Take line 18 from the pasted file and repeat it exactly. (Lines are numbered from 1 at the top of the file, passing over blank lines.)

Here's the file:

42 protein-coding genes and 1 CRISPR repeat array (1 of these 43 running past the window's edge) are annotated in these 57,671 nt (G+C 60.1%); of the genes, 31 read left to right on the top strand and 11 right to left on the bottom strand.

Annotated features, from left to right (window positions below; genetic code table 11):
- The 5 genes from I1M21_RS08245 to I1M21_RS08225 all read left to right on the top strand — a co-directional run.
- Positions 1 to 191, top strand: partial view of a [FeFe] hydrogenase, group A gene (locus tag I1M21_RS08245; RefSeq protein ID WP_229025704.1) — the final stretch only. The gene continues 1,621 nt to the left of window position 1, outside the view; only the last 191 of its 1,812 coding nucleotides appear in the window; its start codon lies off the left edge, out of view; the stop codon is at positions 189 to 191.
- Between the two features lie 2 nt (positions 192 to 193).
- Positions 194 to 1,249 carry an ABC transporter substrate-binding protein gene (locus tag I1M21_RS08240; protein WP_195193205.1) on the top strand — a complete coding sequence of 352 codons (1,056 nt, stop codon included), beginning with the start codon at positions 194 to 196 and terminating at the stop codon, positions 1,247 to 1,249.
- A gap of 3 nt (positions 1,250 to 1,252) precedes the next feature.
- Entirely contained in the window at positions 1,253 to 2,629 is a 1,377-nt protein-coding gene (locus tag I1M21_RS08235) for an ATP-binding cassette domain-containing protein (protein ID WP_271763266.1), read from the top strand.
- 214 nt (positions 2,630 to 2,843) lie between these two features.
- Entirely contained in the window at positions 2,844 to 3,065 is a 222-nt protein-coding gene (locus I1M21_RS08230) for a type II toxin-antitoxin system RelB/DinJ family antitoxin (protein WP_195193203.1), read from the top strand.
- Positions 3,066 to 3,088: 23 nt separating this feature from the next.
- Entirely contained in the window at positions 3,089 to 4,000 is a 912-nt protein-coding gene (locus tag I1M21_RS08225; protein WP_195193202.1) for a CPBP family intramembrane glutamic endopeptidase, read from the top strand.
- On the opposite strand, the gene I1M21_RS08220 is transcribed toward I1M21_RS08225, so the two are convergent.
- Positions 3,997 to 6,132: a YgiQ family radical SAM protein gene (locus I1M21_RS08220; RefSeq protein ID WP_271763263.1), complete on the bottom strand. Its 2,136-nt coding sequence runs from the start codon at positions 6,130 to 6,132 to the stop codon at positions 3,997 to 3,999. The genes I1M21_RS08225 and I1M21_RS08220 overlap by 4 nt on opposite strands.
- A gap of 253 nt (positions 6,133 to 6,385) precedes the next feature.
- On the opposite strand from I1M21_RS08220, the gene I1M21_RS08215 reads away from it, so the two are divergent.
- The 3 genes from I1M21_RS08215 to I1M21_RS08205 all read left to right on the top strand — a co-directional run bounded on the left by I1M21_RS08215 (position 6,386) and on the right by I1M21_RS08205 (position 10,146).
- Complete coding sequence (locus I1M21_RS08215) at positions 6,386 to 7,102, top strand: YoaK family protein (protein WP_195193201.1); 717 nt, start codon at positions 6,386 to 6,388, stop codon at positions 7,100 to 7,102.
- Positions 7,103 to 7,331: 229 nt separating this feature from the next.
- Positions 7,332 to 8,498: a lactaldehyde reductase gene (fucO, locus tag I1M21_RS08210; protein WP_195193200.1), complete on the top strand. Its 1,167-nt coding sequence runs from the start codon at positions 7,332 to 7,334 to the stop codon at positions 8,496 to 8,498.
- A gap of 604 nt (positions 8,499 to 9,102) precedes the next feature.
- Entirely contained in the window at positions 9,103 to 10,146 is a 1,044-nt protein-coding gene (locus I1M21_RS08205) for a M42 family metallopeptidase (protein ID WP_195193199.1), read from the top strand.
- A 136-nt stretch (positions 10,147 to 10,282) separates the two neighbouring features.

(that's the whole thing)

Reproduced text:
- Complete coding sequence (locus I1M21_RS08215) at positions 6,386 to 7,102, top strand: YoaK family protein (protein WP_195193201.1); 717 nt, start codon at positions 6,386 to 6,388, stop codon at positions 7,100 to 7,102.